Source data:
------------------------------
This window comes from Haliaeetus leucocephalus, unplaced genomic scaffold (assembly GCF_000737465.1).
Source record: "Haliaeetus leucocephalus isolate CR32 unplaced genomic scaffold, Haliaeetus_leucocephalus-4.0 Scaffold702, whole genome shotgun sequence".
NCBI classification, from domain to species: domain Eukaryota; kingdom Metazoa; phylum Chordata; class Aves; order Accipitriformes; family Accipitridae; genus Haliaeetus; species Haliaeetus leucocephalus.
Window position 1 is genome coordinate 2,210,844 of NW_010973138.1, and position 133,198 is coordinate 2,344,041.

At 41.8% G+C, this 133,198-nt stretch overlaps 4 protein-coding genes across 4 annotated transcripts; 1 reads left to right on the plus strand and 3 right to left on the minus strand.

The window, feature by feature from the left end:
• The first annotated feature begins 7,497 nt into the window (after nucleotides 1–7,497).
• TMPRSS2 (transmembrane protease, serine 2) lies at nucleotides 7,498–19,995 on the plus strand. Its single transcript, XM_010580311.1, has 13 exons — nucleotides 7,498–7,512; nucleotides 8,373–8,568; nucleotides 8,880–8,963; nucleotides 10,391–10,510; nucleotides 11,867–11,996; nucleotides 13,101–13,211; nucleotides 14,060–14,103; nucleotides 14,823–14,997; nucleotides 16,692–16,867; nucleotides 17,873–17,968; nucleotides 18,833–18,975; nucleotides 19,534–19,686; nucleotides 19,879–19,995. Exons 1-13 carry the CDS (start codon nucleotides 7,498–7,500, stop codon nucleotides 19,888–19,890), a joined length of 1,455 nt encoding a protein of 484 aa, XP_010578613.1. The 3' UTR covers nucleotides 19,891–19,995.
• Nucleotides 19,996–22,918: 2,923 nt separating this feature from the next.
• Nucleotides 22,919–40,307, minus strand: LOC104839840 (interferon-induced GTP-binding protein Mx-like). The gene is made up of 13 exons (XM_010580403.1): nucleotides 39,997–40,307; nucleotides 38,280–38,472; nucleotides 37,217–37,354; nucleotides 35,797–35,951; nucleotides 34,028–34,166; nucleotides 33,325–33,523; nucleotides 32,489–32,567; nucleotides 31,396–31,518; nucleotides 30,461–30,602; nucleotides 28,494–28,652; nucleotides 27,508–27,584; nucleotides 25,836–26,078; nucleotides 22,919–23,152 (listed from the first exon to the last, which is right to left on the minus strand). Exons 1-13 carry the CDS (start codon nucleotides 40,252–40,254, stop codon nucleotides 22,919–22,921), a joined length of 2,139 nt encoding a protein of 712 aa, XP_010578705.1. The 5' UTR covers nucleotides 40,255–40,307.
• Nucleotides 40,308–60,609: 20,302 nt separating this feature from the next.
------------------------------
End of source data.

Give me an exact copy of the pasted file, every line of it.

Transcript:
This window comes from Haliaeetus leucocephalus, unplaced genomic scaffold (assembly GCF_000737465.1).
Source record: "Haliaeetus leucocephalus isolate CR32 unplaced genomic scaffold, Haliaeetus_leucocephalus-4.0 Scaffold702, whole genome shotgun sequence".
NCBI classification, from domain to species: domain Eukaryota; kingdom Metazoa; phylum Chordata; class Aves; order Accipitriformes; family Accipitridae; genus Haliaeetus; species Haliaeetus leucocephalus.
Window position 1 is genome coordinate 2,210,844 of NW_010973138.1, and position 133,198 is coordinate 2,344,041.

At 41.8% G+C, this 133,198-nt stretch overlaps 4 protein-coding genes across 4 annotated transcripts; 1 reads left to right on the plus strand and 3 right to left on the minus strand.

The window, feature by feature from the left end:
• The first annotated feature begins 7,497 nt into the window (after nucleotides 1–7,497).
• TMPRSS2 (transmembrane protease, serine 2) lies at nucleotides 7,498–19,995 on the plus strand. Its single transcript, XM_010580311.1, has 13 exons — nucleotides 7,498–7,512; nucleotides 8,373–8,568; nucleotides 8,880–8,963; nucleotides 10,391–10,510; nucleotides 11,867–11,996; nucleotides 13,101–13,211; nucleotides 14,060–14,103; nucleotides 14,823–14,997; nucleotides 16,692–16,867; nucleotides 17,873–17,968; nucleotides 18,833–18,975; nucleotides 19,534–19,686; nucleotides 19,879–19,995. Exons 1-13 carry the CDS (start codon nucleotides 7,498–7,500, stop codon nucleotides 19,888–19,890), a joined length of 1,455 nt encoding a protein of 484 aa, XP_010578613.1. The 3' UTR covers nucleotides 19,891–19,995.
• Nucleotides 19,996–22,918: 2,923 nt separating this feature from the next.
• Nucleotides 22,919–40,307, minus strand: LOC104839840 (interferon-induced GTP-binding protein Mx-like). The gene is made up of 13 exons (XM_010580403.1): nucleotides 39,997–40,307; nucleotides 38,280–38,472; nucleotides 37,217–37,354; nucleotides 35,797–35,951; nucleotides 34,028–34,166; nucleotides 33,325–33,523; nucleotides 32,489–32,567; nucleotides 31,396–31,518; nucleotides 30,461–30,602; nucleotides 28,494–28,652; nucleotides 27,508–27,584; nucleotides 25,836–26,078; nucleotides 22,919–23,152 (listed from the first exon to the last, which is right to left on the minus strand). Exons 1-13 carry the CDS (start codon nucleotides 40,252–40,254, stop codon nucleotides 22,919–22,921), a joined length of 2,139 nt encoding a protein of 712 aa, XP_010578705.1. The 5' UTR covers nucleotides 40,255–40,307.
• Nucleotides 40,308–60,609: 20,302 nt separating this feature from the next.